Thanks for the notes ... to answer some of the questions1) Could you describe in greater detail your preparation and study routine?
When I first decided to study for the GMAT I planned on studying on my own. I went through a few sites and made up a game plan, but life kind of got in the way and limited my planning (I have my normal career as a manager of business analysis, a martial arts school, a wife and an infant). If I started studying when I was 26, instead of 31, I probably would have had the time to do it that way but not this time. I then amended my planning and signed up for the Manhattan Online course. I then planned my studying with the Manhattan class (wednesday nights) as the pivot and structured the rest of my studying around that.
I generally studied 2-3hrs per day Monday, Tuesday, Friday, Saturday and Sunday. My Manhattan class was on Wednesdays and I used Thursdays as a break day. I say generally studied for 2-3 hours because the studying was usually broken up throughout the day/night. I didn't want to do too much on any one day (5 hour cram sessions or anything like that) because I felt that I would get more out of studying at a fairly consistent pace for a longer amount of time.
I followed Manhattan's study schedule in general, but focused on the places that were giving me the most trouble. After finishing the Manhattan guides and the OG/Quant/Verbal Guides I felt like I needed a little bit extra to work on some things and I found this place. I really do wish I found this forum about 3 weeks earlier than I did ... the Quant tests in particular were a tremendous help. Either way, I used this forum and the tests as a primer for the actual test to build stamina and to work out some of the nagging issues.
I was really hitting my stride about 2 weeks before the test and then my son got really sick. I lost all focus and was basically unable to put any time in from that point forward. My son did get better after about a week, but I lost what momentum I did have. I didn't think that I was going to learn much in that 2 week span, but I was going to use that time to refine. Oh well, there are more important things to worry about. The basic lesson from this is always be prepared beforehand. If I didn't put the time in and just waited to cram, I would have done terribly.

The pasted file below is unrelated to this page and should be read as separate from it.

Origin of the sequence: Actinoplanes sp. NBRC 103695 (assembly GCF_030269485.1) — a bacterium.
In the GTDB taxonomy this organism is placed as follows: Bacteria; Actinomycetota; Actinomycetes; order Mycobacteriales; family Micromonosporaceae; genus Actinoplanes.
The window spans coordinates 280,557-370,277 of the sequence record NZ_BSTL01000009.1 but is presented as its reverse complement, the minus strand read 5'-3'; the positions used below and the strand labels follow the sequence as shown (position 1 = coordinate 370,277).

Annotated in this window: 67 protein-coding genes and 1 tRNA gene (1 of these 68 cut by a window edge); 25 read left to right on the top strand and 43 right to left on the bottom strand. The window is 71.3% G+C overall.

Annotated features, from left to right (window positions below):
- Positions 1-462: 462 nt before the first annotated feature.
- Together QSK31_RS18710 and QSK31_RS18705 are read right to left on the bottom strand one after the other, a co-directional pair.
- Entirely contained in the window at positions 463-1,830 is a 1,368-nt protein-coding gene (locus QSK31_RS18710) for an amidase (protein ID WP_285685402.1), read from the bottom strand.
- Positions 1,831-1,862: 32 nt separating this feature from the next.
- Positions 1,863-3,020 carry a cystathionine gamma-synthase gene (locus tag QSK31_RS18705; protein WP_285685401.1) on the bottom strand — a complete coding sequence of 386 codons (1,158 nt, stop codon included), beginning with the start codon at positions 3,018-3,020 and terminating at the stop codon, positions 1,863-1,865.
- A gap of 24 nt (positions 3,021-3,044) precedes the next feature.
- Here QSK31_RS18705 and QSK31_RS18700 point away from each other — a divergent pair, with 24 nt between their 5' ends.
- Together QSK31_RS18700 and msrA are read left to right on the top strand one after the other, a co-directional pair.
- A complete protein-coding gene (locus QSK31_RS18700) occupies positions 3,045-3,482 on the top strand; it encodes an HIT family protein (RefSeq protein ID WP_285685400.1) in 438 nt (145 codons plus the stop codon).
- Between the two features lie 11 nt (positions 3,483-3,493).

When I left the testing center I thought about taking the test again (pride/machismo). I thought that with another couple weeks of studying and what not I would kill it, but that thought soon left my mind as I got home and played with my son. Maybe I can get a bette score, but I really don't care now, I have better uses for my time (Family and essays
All in all I was really pleased with the Manhattan course and the material provided here. They were both a tremendous help. The actual tools that Manhattan gave you (guides/timer/note book) were awesome.2) Could you write more on how you managed to combine your rather complicated family situation with the preparation? How did you deal with distractions?
Two things helped with this: I restructured my life and had a very understanding/supportive wife.
To get the studying in I had to be very focused and efficient with everything else in my life. I teach at my school every morning at 6am, I also teach Thursday nights and Saturday mornings/afternoons. After teaching on weekday mornings I would then go to work, after that I would go home and try to spend some time with my family. I love to chat, so I had to cut that out of my life. Basically, I only had x hrs of potential study time, considering my commute, school, job etc - so I had to make the most of all those. So structure was necessary. I woke up everyday at 5:30 and made sure that I didn't go to bed later than midnight. I studied when I could. Brought my books/guides/laptop with me to get in what I could when I had free time. Not to sound too dramatic, but it is what it is.
Regarding my wife - we had a very frank discussion about the committment to studying before I started. I told her what I needed to do and she was totally behind me and supportive. Without her support I wouldn't have been able to get in half of the work that I did. And even if I was able to put the time in, I doubt that it would have been quality time. 3) How confident were you after finishing your preparation and what about your confidence on the test day?
My scores (Manhattan GMAT
tests, GMAT Prep, GMAT club tests
) all improved as i went along (until my son got sick). So technically I felt very confident as I went into the test, I was more interested in constant improvement than the actual scores. As I mentioned earlier, I lost all focus 2 weeks before the test, so my only fear was losing that while I took the test, but I figued that I could pull it together for a few hours on a Friday. 4) Could you describe your test day experience?
The experience was actually quite pleasant. I played a sport in college and before every game i needed to get a song in my head (to help me focus ) and I would just repeat it for the whole game. I took the same approach for the GMAT (yes I know, strange) and choose Rainbow in the Dark by Dio. I got the song in my head and then walked in about an hour early. They took my picture, scanned me and then said that I could start whenever I wanted. I started the test about 45 minutes early and thats that.
The test itself was a mixture of the GMAT Club's Quant tests and MGMAT Verbal sections. Nothing shocking or startling happened. After the test was over I went home and cracked a beer (Dogfishhead's Midas Touch).
and thats it!